Elm Springs could be home to the state’s first wind farm and debut site of a first-of-its-kind turbine design. But some neighbors in the area don’t want the project in their backyard.
Jonathon Hamby heads up the “Stop the Elm Springs Wind Farm” group, which has more than 500 likes on its Facebook group. He lives a few miles west of town and right up against the property line where the proposed new turbines could be built.
“We’re afraid it’s going to depreciate our property values,” he said. “And quite frankly, coming out in a rural community, there’s a reason people move out here – for the peace and quiet and the view. And pretty soon we’re going to be having an entire view of wind turbines a hundred and fifty feet up in the air,” said Hamby.
Monday night, the Elm Springs Planning Commission could rezone the 300-plus acres of land and give the Elite Energy Co. permission to build the wind farm.
The design firm for the project is Dragonfly Industries, based out of Frisco, Texas.
According to company spokesperson Jim Lefler, the new wind turbine is designed to cut back on noise and harness energy from lower wind speeds compared to turbines found more commonly in Texas, Oklahoma and elsewhere in the Great Plains.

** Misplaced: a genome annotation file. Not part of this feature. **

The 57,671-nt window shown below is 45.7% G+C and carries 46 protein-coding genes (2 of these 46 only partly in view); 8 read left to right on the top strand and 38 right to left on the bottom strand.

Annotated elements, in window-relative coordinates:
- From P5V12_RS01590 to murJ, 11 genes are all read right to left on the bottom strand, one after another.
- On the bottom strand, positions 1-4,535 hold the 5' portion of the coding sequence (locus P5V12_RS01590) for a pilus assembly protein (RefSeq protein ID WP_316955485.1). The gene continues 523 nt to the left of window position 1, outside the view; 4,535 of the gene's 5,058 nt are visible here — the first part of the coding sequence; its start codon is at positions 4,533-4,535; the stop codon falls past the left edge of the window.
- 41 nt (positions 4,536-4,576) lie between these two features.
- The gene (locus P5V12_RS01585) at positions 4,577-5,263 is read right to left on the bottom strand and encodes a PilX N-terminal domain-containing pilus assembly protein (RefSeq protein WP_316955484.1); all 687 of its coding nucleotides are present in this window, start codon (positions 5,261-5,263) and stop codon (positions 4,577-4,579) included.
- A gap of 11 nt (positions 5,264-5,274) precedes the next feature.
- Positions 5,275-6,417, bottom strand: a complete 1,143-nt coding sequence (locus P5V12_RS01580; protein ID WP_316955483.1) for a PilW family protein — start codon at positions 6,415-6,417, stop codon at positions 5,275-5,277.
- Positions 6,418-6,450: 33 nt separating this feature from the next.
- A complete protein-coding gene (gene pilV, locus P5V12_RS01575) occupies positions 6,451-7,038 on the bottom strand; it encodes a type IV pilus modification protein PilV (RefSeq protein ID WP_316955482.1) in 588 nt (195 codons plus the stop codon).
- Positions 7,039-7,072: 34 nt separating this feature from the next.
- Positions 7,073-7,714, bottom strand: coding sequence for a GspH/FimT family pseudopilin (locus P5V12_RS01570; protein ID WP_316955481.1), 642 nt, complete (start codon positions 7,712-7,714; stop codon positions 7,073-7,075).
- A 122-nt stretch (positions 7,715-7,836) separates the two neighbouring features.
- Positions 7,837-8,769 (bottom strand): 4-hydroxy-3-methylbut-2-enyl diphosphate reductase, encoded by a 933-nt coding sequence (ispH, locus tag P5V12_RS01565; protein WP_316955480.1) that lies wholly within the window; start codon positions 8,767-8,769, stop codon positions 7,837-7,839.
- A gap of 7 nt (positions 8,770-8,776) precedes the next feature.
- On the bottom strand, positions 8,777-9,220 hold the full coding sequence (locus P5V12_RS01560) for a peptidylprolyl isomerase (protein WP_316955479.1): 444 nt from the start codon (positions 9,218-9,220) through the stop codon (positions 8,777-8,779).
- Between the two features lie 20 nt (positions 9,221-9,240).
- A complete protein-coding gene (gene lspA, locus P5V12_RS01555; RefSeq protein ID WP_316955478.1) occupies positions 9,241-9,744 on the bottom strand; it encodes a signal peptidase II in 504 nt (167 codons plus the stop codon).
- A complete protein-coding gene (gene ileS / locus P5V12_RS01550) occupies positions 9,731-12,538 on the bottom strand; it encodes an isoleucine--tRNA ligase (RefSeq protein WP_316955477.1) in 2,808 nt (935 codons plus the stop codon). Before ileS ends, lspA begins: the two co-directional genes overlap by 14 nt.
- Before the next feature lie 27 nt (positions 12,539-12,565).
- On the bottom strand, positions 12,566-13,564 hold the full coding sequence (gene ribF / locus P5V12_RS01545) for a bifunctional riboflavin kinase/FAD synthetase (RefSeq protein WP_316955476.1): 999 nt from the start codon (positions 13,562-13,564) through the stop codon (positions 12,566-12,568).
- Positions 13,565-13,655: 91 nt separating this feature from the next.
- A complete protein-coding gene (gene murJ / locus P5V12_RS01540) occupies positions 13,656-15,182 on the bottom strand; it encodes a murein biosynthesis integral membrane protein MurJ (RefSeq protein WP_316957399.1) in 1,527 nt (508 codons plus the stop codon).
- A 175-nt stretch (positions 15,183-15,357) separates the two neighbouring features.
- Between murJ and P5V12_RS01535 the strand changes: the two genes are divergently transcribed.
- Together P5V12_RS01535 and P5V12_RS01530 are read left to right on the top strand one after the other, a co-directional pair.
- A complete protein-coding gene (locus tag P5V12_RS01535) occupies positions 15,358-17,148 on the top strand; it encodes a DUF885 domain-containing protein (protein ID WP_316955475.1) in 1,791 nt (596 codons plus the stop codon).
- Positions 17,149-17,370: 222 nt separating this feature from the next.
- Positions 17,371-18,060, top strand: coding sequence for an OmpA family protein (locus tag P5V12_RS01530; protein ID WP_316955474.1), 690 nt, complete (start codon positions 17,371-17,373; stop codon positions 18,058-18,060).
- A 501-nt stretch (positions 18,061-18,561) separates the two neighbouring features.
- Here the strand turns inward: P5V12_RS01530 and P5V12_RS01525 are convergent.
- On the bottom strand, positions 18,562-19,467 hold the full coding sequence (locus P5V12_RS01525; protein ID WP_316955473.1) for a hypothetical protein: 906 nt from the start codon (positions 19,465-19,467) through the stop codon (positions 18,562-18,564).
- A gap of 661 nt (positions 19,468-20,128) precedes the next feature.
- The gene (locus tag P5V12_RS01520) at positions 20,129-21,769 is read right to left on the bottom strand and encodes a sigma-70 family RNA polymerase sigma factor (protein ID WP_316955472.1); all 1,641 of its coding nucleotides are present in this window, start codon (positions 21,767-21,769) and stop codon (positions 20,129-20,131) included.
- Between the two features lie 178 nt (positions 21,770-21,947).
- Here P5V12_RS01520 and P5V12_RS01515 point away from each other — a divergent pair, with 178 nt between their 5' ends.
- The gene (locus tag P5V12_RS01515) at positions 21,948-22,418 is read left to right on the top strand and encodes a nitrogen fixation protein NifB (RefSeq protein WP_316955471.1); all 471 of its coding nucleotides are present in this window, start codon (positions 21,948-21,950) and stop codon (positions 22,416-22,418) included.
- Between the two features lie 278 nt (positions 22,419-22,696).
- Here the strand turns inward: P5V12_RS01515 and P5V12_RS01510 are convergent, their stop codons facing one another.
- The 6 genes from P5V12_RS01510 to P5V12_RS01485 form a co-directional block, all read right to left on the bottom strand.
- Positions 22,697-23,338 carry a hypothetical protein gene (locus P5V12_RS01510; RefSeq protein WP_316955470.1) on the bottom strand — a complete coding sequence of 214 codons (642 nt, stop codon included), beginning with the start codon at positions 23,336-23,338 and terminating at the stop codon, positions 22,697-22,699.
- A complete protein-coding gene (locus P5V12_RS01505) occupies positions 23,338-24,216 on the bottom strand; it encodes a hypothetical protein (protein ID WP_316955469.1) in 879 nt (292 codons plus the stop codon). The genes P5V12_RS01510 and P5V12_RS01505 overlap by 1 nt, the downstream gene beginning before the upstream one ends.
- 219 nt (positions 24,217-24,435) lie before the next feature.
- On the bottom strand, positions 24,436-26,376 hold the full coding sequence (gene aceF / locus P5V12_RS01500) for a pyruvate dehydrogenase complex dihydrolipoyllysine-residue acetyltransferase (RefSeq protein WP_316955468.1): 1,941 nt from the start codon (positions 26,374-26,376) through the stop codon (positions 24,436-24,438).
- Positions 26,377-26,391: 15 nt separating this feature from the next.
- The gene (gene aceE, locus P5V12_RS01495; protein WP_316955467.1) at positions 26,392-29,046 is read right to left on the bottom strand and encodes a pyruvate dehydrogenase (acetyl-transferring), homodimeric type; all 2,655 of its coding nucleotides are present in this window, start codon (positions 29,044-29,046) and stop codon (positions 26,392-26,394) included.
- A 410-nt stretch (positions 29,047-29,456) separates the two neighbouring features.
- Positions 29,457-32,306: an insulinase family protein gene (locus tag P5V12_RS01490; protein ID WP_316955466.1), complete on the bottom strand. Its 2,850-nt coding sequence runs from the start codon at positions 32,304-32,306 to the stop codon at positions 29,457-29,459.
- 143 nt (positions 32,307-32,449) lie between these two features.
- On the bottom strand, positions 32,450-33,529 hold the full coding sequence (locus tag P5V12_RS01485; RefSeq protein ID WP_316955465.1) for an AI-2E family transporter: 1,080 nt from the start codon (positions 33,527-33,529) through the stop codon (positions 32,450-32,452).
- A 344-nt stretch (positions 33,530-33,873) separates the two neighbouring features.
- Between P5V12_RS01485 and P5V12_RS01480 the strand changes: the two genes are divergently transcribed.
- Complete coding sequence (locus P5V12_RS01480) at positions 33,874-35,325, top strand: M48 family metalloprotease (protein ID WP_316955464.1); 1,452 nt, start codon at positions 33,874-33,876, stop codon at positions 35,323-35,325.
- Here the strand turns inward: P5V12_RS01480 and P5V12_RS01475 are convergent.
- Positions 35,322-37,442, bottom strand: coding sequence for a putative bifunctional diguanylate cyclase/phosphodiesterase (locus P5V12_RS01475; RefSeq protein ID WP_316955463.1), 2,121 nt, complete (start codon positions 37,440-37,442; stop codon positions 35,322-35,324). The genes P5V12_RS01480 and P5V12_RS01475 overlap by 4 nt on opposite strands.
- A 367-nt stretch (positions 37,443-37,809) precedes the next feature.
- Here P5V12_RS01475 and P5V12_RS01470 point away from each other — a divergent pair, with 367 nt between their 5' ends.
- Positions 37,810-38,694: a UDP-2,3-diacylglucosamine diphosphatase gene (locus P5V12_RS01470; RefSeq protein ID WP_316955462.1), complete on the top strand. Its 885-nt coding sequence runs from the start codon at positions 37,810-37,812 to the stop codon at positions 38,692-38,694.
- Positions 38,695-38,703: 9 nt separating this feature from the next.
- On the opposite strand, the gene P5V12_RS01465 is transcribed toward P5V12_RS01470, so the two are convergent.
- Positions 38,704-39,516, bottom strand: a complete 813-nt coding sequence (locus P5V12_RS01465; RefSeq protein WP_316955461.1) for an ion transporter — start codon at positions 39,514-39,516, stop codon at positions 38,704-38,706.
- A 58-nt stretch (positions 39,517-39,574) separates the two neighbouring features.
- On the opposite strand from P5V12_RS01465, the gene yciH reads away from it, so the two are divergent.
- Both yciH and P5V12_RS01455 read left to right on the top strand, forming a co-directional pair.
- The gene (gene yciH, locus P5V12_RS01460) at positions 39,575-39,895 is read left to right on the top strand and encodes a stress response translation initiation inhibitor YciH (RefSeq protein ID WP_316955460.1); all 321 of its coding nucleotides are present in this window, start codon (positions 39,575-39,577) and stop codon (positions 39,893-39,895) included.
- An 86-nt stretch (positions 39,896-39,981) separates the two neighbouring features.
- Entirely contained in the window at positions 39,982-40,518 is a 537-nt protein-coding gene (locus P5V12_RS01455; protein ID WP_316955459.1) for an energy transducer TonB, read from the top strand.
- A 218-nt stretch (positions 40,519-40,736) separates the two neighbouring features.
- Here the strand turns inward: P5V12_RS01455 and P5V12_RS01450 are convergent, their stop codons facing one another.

Dragonfly Industry’s model is also about half as tall as traditional windmills, standing roughly 150 feet high versus the more common 300-foot-high three-tip blade designs.
Dragonfly International provided a statement on the progress of the project reading, “Elite (Energy) is the company that bought the land and they are required to meet all the approvals before Dragonfly takes over management of the project. Dragonfly is excited about the opportunity and continues to pray for the success of the project.”
Meanwhile, Hamby said he is all for green energy and even initially planned to install solar panels on his home when it was built. But he is not in favor of the wind turbine project taking place within a few hundred feet of his doorstep.
“We think that clean energy should be pursued responsibly, not put in a residential area surrounded by homes, so close to people that it could negatively affect,” said Hamby.
The planning commission is scheduled to meet at Elm Springs City Hall at 6:30 p.m. Monday.
If the wind farm is approved by the planning commission, the Elm Springs City Council would still have to sign off on the project before it could be built.
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